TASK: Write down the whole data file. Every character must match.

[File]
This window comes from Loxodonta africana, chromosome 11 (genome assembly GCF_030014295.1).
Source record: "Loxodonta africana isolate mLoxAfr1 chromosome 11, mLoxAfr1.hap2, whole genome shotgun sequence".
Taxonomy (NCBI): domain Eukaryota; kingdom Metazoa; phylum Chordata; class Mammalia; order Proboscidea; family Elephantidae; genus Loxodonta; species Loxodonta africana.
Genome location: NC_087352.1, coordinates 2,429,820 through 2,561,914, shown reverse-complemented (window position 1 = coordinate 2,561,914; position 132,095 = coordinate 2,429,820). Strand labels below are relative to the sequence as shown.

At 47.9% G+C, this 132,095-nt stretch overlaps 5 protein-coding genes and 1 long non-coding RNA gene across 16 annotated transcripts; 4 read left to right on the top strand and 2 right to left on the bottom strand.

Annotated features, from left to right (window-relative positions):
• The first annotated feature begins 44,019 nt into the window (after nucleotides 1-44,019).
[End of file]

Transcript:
This window comes from Loxodonta africana, chromosome 11 (genome assembly GCF_030014295.1).
Source record: "Loxodonta africana isolate mLoxAfr1 chromosome 11, mLoxAfr1.hap2, whole genome shotgun sequence".
Taxonomy (NCBI): domain Eukaryota; kingdom Metazoa; phylum Chordata; class Mammalia; order Proboscidea; family Elephantidae; genus Loxodonta; species Loxodonta africana.
Genome location: NC_087352.1, coordinates 2,429,820 through 2,561,914, shown reverse-complemented (window position 1 = coordinate 2,561,914; position 132,095 = coordinate 2,429,820). Strand labels below are relative to the sequence as shown.

At 47.9% G+C, this 132,095-nt stretch overlaps 5 protein-coding genes and 1 long non-coding RNA gene across 16 annotated transcripts; 4 read left to right on the top strand and 2 right to left on the bottom strand.

Annotated features, from left to right (window-relative positions):
• The first annotated feature begins 44,019 nt into the window (after nucleotides 1-44,019).